It is hard to understand why it was left in an incomplete condition. The surviving edifice shows a long fortification wall on the southern side with a gateway at the southeast corner and a further wall on the western side. There are remnants of two gateways on the north, one of which is in line with the southern gate. The remains of the city gate are beyond the southwestern corner. The southern wall shows many features. A number of octagonal bastions projecting beyond the wall can be seen on this side, and on the inner side, we find earth filling up to the rampart level. An underground cell has been traced below this filling, which probably led up to the outer bastion near the river. A well-decorated entrance leads into the cell. From within the bastion near the southern gate, a passage was discovered, which appears to have provided access to the soldiers into the wall’s interior and other bastions. The second storey of terrace wall was added all along this riverfront. The remains of the two-storey wall show numerous door openings, and it is difficult to understand the purpose of such open doors in a fortification wall. As these constructions are found only on the western side of the southern gate, it seems that the buildings of the eastern half yet remained to be taken in hand. On this supposition, this gateway is taken to be central in the plan. In between this and the northern gate lies a masonry tank in a dilapidated condition. A little distance to the west of the tank is a two-storeyed building, which is remembered as an audience hall. On one side of this hall stands a few ruined structures said to be the hammam.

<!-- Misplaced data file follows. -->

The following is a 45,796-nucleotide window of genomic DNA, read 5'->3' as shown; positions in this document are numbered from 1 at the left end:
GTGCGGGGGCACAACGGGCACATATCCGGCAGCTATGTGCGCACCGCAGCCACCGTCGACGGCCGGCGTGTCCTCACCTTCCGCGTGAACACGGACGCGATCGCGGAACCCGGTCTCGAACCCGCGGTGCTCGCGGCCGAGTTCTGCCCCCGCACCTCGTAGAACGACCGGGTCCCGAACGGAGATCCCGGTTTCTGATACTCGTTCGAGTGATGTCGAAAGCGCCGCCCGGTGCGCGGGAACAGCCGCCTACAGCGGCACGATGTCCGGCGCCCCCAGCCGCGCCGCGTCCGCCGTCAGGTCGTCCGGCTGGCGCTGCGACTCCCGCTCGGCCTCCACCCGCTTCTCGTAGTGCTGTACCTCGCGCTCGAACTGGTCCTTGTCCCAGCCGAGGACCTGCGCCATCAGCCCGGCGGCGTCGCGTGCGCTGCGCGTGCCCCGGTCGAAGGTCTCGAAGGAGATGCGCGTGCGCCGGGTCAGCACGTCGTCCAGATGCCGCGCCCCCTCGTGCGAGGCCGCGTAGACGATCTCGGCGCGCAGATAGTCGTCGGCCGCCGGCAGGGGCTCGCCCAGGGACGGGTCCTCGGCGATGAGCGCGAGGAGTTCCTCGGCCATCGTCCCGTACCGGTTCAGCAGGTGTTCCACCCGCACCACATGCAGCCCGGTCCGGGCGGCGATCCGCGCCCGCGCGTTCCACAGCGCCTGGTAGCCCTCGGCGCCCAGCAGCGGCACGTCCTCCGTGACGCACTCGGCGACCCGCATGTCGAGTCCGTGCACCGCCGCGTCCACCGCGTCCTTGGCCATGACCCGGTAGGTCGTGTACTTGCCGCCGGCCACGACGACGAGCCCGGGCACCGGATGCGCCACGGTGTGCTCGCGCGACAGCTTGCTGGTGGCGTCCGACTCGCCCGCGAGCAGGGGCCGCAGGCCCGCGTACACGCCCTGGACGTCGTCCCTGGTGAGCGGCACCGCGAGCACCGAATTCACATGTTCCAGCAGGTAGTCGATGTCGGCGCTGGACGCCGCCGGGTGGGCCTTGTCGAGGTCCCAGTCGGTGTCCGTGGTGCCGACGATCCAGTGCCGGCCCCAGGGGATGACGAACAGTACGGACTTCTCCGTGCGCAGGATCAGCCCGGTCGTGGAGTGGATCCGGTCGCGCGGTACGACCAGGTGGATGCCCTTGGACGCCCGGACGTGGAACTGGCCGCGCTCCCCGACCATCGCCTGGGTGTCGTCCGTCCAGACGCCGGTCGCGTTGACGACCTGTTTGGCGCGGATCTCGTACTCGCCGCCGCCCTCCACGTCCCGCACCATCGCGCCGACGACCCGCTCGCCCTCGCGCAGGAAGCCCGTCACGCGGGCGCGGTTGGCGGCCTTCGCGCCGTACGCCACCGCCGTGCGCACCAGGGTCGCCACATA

The South gate